I have to gingerly approach blogging about dementia--I am worried that Ramesh might actually make it a point to come all the way to Oregon to kick me in my behind!
I decided that it was time to create new neural networks in my brain--the synapses that I am hoping will help fight off dementia as long as I can.
I drove to the grocery store that was all the way south of town--a much bigger, newer, version of the store in which I typically shop. Which means, no familiarity with the aisles. And no familiarity with the employees too--no Rod nor Cathy nor Demi nor ...
I didn't take the path that any normal person would take, or what Google would recommend. New streets. I had to pause and think about making the left and right turns. And watch out for speed bumps.
As I was ready to turn right on to the one of the streets--my light was green--I noticed two young women trying to make up their minds on waiting for the their crosswalk light to turn green or to walk the other way, which would then put them in my path.
When I see women trying to decide, it is trouble--that is the conclusion that I have reached over the years.
Once, back in Bakersfield, I was at a coffee shop waiting in line. A woman about my age was ahead of me and soon it was her turn.
She reached the counter. Ordered something. As the cashier was ready to ring her up, she changed her order. And, she changed it a third time, after which she turned around to look at me and said those immortal words that are forever etched in my memory: "it's a woman's prerogative to change her mind!" And smiled.
What can one say when a woman says that and smiles, right? I simply put my hands up in mock surrender.
So, when I saw these two women, I was worried they would jump into the crosswalk at the last minute and I might hit them. I didn't care for the car behind me. This being Eugene, nobody honked anyway.
Sure enough, the two women, who were chatting throughout, did exactly what I was afraid they would. It was a good thing I waited that two seconds.
I am sure it was all good training for the brain.
I reached the store. Everything was different--from the parking spots to even the hand-carry baskets at the store. A different branch of the same grocery store chain and they have more upscale hand-carry baskets!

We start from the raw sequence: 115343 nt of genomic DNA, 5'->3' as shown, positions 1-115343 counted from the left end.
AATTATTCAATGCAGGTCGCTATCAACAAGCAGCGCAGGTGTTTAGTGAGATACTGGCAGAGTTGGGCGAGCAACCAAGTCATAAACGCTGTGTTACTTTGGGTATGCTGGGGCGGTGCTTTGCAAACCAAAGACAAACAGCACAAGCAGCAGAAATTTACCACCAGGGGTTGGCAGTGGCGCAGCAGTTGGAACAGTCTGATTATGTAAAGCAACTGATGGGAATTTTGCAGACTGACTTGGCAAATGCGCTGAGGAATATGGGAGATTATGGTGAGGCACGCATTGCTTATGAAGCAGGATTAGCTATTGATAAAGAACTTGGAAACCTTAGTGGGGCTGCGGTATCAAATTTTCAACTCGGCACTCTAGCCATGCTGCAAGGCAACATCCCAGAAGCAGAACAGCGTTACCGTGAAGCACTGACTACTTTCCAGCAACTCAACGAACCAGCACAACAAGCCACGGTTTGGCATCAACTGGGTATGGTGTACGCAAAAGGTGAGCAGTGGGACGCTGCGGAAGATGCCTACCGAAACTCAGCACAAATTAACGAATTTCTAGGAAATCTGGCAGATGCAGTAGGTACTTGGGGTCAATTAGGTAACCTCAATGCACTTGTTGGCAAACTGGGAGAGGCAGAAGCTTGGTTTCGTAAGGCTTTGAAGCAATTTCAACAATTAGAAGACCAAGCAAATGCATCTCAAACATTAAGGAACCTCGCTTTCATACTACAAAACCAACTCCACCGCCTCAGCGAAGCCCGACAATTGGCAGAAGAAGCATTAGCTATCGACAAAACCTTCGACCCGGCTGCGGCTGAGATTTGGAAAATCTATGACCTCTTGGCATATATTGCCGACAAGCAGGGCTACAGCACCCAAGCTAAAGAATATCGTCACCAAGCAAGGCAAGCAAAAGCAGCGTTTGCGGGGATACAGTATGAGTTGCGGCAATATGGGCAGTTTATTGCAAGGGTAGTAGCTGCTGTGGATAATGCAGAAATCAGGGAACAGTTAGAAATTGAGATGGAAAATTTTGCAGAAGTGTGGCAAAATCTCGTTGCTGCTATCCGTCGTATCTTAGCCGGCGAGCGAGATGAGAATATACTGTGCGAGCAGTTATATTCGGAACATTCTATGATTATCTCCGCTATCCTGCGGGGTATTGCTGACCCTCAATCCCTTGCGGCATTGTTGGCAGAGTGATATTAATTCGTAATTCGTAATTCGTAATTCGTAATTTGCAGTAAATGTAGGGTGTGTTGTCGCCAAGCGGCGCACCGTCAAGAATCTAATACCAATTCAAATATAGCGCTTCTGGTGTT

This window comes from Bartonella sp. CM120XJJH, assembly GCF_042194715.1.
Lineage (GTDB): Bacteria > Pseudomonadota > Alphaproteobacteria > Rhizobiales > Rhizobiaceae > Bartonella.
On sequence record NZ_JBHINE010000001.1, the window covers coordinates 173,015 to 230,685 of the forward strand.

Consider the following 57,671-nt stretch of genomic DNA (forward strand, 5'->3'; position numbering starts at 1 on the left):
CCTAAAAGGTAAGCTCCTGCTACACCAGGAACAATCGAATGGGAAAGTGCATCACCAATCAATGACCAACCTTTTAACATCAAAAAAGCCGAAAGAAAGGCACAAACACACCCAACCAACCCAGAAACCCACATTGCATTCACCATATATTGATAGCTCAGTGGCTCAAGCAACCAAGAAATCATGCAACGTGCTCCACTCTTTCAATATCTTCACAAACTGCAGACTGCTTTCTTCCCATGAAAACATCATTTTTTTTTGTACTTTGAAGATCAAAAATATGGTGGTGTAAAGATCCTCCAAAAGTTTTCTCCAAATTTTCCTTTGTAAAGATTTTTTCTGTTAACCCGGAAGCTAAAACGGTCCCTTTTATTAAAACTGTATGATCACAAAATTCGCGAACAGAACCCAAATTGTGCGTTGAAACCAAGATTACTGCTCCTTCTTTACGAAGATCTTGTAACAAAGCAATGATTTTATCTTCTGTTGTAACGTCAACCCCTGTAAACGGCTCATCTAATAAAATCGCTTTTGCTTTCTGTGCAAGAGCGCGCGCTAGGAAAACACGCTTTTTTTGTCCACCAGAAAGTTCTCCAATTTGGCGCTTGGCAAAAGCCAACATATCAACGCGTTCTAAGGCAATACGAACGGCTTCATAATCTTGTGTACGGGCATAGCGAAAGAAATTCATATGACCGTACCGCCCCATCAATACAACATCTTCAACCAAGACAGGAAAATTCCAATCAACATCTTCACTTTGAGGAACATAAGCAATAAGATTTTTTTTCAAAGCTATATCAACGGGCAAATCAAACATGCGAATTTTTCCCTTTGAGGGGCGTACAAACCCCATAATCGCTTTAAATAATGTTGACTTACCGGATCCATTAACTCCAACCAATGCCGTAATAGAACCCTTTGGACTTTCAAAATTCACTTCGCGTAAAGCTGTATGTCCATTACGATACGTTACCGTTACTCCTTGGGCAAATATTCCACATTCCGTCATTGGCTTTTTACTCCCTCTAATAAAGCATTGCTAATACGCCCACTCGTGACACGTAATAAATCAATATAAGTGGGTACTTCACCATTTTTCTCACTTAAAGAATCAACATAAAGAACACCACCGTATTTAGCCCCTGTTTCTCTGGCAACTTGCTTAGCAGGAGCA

I slowly walked the aisles. After picking up the few items that I needed, and Vitaminwater that I didn't need and which tastes horrible, I reached the express counter.
The cashier was a young blonde. Perhaps a high school senior or a early year college student.
"Hey, how you doin'?" I said. The part of the chit-chat that is pretty much the norm.
She mumbled something.
Turned out that it was not my old-age hearing problem or comprehension issue.
"I'm sorry" she said with a sweet smile. "I am supposed to ask customers those typical questions and I am getting them all mixed up and they are not coming out right."
I was ready to burst out laughing. I controlled that urge. I didn't want to mess up that young woman's chit-chat skills any more than the horrible state that it was already in.
"You need a summer break" I said with what I hoped was a big grin.
She mumbled something again as I processed the card payment.
"I didn't get what you said ... something summer....?" I asked her.
"Working here is my summer break" she replied.
I wished her well and exited into the hot outdoors.
As I drove back home via a different route, I was glad that she was working over the summer. Even if she didn't care for it that much. To work in the summer is not only an American tradition for teenagers, it is also a phenomenally valuable and important experience that has significant effects over the long-term. Unfortunately, the decade has been brutal for the young:
I am sure I have created enough new pathways to postpone the dementia by at least one more day ;)
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